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Old 04-30-2006, 08:25 PM   #1
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Bread machine recipes?

I'm looking for a recipe for my bread machine. Tomorrow I'm making steak with some sort of potatoes, corn with scallions, and I want a bread as well...any suggestions?

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Old 05-01-2006, 03:32 PM   #2
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Sorry Angie, looks like we didn't see this post on time. What size is your bread machine. What I mean is what size loaves does it make i.e. 1.5 lbs or 2 lbs or whatever.

Hope you found a recipe.
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Old 05-01-2006, 06:53 PM   #3
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Quote:
Originally Posted by BrianMorin
Sorry Angie, looks like we didn't see this post on time. What size is your bread machine. What I mean is what size loaves does it make i.e. 1.5 lbs or 2 lbs or whatever.

Hope you found a recipe.

No problem! I made egg bread from the instruction booklet.

My machine makes 1.5 lb loaves...and I'm always ready to try new recipes!!
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Old 05-01-2006, 09:34 PM   #4
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Quote:
Originally Posted by Angie
No problem! I made egg bread from the instruction booklet.

My machine makes 1.5 lb loaves...and I'm always ready to try new recipes!!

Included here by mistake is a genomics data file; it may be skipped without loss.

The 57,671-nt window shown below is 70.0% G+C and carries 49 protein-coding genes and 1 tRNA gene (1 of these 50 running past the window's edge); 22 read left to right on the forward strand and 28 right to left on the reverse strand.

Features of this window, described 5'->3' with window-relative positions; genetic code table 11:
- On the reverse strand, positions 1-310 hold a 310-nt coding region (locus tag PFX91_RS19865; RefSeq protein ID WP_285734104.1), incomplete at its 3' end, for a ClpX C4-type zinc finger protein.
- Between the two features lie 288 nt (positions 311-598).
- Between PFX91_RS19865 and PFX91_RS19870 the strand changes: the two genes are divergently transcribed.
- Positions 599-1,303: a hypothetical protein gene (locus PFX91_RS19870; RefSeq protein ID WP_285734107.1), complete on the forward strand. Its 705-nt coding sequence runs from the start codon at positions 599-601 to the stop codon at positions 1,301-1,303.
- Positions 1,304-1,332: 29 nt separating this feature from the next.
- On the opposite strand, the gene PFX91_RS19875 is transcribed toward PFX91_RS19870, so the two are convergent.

Great, it's a bit late for me tonight but I will scrape up some of my fav's and post them. Do you like whole wheat? Just let me know because that is what I specialize in.

See you (a manner of speaking) soon.
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Old 05-01-2006, 09:36 PM   #5
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I love just about any kind of bread. The older I get, the better bread gets!!
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Old 05-02-2006, 09:50 PM   #6
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Angie; it might be good to know what type of machine you have. For instance, does this look like a common recipe:


1 ⅓ cups of water
maybe soem powdered milk.
Maybe some shorening (2 tbsp. or so)
sugar or honey (somewhere between 1 tsp. and 3 tbsp.)
1 tsp. salt
3 ¼ cups of flour
1 ¼ tsp. yeast.

Does this look anything like what you have in your owners manuel?

Just to let you know that the most important ingredients are.

water (or other liquid)
salt
flour
yeast

Also this is the order in which they should go into the machine.

Now if you want to insure fluffiness put some sweetener. I recommed (for a 1.5 lb bread) about 2 teaspoons of unpasturised honey, or the same amount to barley malt, because the enzymes in these two ingredients help to activate the yeast.

Another question is, do you just want to put in the ingredients and have the machine do it all, or do you want to take the dough out of the machine and do some of it yourself - this usually means take the dough out of the machine after it has been kneaded, risen, knocked down or reworked, risen a second time - then you take it, put in ingredients and let it rise for thirty minutes or so and pop it in the oven.

Anyway, once I have the answers to these basics, I could come up with some recipies. Oh ya, what kinds of bread do you like, (i.e. oat bread, cinnamon bread, chocolate bread) let me know a bit about your likes and dislikes.

Ok take care and hear from you soon.
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Old 05-03-2006, 08:22 PM   #7
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Quote:
Originally Posted by Angie
I'm looking for a recipe for my bread machine. Tomorrow I'm making steak with some sort of potatoes, corn with scallions, and I want a bread as well...any suggestions?